Release of “Chimpanzee” in Germany

11 May 2013 by Kerstin Hoppenhaus, posted in Primatology

This week, the film „Chimpanzee“ has been released in Germany. It was produced by Disney Nature, and Christophe Boesch and several other Max Planck scientists were involved in the filming. The film caused a bit of excitement in the German media when it became known that its main character, a young chimp named Oscar, had in fact been „played“ by several different chimps and that the touching story of his adoption by the leading male Freddy has been constructed for the film. Most of the stir was in German, of course, but some is reflected here (see comments, too).

As a filmmaker, the fact that a nature film is not filmed chronologically and with different animal-„actors“ in different locations hardly comes as a surprise. Everybody who ever tried to film their cat will know what I mean. And while I do agree that Disney’s marketing oversells the „true story“-part, I can still accept that the observations in the film are scientifically accurate.

In all this, I had my own little lesson in the different approaches of print and audio-visual media, in this case to the documentary format of the interview. For I, too, as a freelancer, conducted an interview with Christophe Boesch about the film, which appeared in Die Zeit (print edition) on May 8. What I learnt was this:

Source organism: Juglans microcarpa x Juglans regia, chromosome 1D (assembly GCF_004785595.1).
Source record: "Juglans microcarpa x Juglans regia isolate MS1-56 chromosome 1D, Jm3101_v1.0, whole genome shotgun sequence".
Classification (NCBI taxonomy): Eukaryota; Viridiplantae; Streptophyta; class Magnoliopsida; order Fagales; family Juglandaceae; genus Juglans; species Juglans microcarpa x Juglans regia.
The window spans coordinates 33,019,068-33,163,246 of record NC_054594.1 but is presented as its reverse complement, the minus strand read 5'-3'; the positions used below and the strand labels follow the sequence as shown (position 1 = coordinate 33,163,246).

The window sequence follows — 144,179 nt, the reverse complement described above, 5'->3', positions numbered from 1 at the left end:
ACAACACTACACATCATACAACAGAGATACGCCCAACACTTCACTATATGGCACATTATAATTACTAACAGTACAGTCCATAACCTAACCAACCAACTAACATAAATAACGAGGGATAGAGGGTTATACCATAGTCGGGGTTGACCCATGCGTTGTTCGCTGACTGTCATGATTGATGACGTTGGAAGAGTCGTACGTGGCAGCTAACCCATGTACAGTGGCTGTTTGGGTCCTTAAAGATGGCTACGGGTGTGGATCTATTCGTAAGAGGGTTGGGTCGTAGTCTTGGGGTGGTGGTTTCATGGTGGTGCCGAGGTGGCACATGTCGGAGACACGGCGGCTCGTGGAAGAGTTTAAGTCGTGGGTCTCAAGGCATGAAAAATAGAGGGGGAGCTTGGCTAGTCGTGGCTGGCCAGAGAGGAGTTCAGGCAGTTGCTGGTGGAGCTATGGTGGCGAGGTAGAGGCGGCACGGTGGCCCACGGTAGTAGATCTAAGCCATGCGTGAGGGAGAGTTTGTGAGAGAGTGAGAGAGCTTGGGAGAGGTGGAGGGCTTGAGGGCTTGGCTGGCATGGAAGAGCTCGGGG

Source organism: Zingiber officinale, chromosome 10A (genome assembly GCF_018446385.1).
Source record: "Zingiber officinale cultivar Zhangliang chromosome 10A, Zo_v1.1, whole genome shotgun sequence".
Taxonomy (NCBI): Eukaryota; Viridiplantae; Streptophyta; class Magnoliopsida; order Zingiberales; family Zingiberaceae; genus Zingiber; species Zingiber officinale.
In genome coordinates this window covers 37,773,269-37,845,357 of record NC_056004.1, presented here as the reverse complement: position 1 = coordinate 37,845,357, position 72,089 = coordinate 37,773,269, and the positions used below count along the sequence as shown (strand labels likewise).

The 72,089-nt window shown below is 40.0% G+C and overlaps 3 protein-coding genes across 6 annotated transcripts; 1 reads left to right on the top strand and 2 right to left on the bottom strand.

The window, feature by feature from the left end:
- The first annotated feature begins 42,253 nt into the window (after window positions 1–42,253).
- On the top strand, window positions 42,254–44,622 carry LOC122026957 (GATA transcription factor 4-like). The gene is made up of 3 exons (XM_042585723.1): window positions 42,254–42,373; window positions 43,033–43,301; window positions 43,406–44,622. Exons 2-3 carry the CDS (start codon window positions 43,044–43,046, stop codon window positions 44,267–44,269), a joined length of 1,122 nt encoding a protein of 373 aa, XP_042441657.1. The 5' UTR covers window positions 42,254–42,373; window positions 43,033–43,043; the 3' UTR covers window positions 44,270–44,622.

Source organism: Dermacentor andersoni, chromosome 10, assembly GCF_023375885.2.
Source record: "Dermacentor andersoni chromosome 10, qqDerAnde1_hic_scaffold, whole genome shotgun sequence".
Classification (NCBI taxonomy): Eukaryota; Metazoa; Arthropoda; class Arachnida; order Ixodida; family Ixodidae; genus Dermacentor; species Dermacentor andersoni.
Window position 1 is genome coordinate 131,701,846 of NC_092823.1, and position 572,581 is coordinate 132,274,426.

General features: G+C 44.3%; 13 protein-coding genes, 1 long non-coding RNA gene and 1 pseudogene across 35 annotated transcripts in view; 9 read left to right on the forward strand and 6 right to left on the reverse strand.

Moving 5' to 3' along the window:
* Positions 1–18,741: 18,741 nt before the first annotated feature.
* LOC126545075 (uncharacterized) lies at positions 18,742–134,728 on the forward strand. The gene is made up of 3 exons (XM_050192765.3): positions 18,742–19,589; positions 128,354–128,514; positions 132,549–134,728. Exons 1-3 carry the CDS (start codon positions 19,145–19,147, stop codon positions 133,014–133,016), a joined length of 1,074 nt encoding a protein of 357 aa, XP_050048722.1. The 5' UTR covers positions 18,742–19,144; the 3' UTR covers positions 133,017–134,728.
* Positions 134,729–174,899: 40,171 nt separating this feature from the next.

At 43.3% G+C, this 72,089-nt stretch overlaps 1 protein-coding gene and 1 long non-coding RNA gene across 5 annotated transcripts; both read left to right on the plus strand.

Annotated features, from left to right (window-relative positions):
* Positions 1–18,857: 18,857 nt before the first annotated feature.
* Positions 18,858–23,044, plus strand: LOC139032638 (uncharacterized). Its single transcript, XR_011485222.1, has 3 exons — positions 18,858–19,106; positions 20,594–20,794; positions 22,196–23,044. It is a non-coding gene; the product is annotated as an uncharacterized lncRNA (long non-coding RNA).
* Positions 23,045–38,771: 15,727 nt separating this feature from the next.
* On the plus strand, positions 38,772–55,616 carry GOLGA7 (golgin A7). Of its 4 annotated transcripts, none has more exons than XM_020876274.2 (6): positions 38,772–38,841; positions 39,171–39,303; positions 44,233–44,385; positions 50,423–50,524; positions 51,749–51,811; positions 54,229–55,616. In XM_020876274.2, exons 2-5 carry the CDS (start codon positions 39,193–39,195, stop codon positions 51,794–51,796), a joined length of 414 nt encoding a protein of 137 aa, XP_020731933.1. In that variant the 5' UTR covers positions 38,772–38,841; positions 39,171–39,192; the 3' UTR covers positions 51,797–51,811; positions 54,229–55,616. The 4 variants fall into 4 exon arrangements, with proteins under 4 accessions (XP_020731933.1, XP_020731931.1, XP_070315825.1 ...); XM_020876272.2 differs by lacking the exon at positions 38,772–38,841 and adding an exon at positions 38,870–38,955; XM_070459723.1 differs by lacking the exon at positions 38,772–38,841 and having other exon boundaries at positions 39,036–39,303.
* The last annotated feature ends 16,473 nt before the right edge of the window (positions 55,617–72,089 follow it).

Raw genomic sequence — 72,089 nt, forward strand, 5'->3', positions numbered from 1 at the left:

While in film it may happen that through editing we take the words out of context or even distort them, at least they are what the person actually said. In print, in Germany at least, interviews tend to be edited to an extent where very little remains of the original words, and they are then authorized by the interviewee before publication. Ideally, both procedures, print and film, leave the content of the interview intact. Both are still considered valid documentary forms. But strictly speaking both are attempting to tell the truth by not sticking to it too closely.

"Chimpanzee" certainly takes a much wider interpretation of "documentary". But if you like nature films, you'll probably still enjoy it. Just remember: while it may be „true“, it is also a „story“.

More about the film is here (Disney's site, in English) and here (Max Planck Society's site, in German).
And over at, Günther Willinger has a good piece about the institute's chimpanzee research and the various threats to chimp populations in the wild (in German).


Full disclosure (for those who do not follow "I, EVA" regularly):
I am currently staying at the Max Planck Institute for Evolutionary Anthropology as an "embedded" science reporter.

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